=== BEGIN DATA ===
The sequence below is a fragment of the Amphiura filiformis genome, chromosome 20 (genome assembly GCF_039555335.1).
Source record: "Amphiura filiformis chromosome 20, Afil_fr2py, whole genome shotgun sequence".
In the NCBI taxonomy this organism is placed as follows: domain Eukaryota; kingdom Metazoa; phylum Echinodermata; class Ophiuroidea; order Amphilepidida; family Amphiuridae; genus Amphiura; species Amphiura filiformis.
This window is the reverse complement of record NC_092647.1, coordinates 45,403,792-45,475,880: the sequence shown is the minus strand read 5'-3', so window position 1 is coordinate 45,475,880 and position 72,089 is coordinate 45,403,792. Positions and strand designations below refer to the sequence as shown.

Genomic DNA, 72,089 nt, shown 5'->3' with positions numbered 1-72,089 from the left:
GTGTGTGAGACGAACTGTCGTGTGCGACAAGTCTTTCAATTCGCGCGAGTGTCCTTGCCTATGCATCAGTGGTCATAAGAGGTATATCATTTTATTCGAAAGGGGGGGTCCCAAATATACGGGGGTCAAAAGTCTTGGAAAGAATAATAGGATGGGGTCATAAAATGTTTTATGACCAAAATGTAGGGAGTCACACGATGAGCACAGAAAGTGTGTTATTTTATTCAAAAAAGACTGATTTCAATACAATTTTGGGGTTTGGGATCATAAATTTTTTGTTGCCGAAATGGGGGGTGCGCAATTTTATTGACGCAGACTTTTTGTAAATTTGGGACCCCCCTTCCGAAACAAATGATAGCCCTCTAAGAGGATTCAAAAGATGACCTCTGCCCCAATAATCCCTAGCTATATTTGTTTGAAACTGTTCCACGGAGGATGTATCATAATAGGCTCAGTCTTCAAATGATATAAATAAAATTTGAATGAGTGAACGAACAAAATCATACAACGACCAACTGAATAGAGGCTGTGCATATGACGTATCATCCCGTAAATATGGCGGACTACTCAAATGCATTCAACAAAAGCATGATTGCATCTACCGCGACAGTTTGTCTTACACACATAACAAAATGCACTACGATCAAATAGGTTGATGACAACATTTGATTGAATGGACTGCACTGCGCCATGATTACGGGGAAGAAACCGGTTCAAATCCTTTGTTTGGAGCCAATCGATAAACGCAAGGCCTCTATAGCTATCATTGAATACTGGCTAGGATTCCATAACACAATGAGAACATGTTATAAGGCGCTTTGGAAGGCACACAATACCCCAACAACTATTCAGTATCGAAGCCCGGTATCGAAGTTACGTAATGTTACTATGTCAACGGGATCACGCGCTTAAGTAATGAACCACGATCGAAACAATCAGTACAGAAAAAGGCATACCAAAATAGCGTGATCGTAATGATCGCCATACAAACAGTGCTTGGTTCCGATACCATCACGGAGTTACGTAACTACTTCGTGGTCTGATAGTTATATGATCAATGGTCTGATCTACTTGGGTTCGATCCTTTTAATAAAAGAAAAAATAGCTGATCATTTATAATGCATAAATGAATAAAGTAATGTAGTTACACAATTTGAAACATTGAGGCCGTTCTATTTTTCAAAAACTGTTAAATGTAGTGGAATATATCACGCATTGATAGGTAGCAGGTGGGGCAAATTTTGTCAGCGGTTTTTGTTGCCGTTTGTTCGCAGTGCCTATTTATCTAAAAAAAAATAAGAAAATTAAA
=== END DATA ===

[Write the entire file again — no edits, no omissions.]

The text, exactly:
The sequence below is a fragment of the Amphiura filiformis genome, chromosome 20 (genome assembly GCF_039555335.1).
Source record: "Amphiura filiformis chromosome 20, Afil_fr2py, whole genome shotgun sequence".
In the NCBI taxonomy this organism is placed as follows: domain Eukaryota; kingdom Metazoa; phylum Echinodermata; class Ophiuroidea; order Amphilepidida; family Amphiuridae; genus Amphiura; species Amphiura filiformis.
This window is the reverse complement of record NC_092647.1, coordinates 45,403,792-45,475,880: the sequence shown is the minus strand read 5'-3', so window position 1 is coordinate 45,475,880 and position 72,089 is coordinate 45,403,792. Positions and strand designations below refer to the sequence as shown.

Genomic DNA, 72,089 nt, shown 5'->3' with positions numbered 1-72,089 from the left:
GTGTGTGAGACGAACTGTCGTGTGCGACAAGTCTTTCAATTCGCGCGAGTGTCCTTGCCTATGCATCAGTGGTCATAAGAGGTATATCATTTTATTCGAAAGGGGGGGTCCCAAATATACGGGGGTCAAAAGTCTTGGAAAGAATAATAGGATGGGGTCATAAAATGTTTTATGACCAAAATGTAGGGAGTCACACGATGAGCACAGAAAGTGTGTTATTTTATTCAAAAAAGACTGATTTCAATACAATTTTGGGGTTTGGGATCATAAATTTTTTGTTGCCGAAATGGGGGGTGCGCAATTTTATTGACGCAGACTTTTTGTAAATTTGGGACCCCCCTTCCGAAACAAATGATAGCCCTCTAAGAGGATTCAAAAGATGACCTCTGCCCCAATAATCCCTAGCTATATTTGTTTGAAACTGTTCCACGGAGGATGTATCATAATAGGCTCAGTCTTCAAATGATATAAATAAAATTTGAATGAGTGAACGAACAAAATCATACAACGACCAACTGAATAGAGGCTGTGCATATGACGTATCATCCCGTAAATATGGCGGACTACTCAAATGCATTCAACAAAAGCATGATTGCATCTACCGCGACAGTTTGTCTTACACACATAACAAAATGCACTACGATCAAATAGGTTGATGACAACATTTGATTGAATGGACTGCACTGCGCCATGATTACGGGGAAGAAACCGGTTCAAATCCTTTGTTTGGAGCCAATCGATAAACGCAAGGCCTCTATAGCTATCATTGAATACTGGCTAGGATTCCATAACACAATGAGAACATGTTATAAGGCGCTTTGGAAGGCACACAATACCCCAACAACTATTCAGTATCGAAGCCCGGTATCGAAGTTACGTAATGTTACTATGTCAACGGGATCACGCGCTTAAGTAATGAACCACGATCGAAACAATCAGTACAGAAAAAGGCATACCAAAATAGCGTGATCGTAATGATCGCCATACAAACAGTGCTTGGTTCCGATACCATCACGGAGTTACGTAACTACTTCGTGGTCTGATAGTTATATGATCAATGGTCTGATCTACTTGGGTTCGATCCTTTTAATAAAAGAAAAAATAGCTGATCATTTATAATGCATAAATGAATAAAGTAATGTAGTTACACAATTTGAAACATTGAGGCCGTTCTATTTTTCAAAAACTGTTAAATGTAGTGGAATATATCACGCATTGATAGGTAGCAGGTGGGGCAAATTTTGTCAGCGGTTTTTGTTGCCGTTTGTTCGCAGTGCCTATTTATCTAAAAAAAAATAAGAAAATTAAA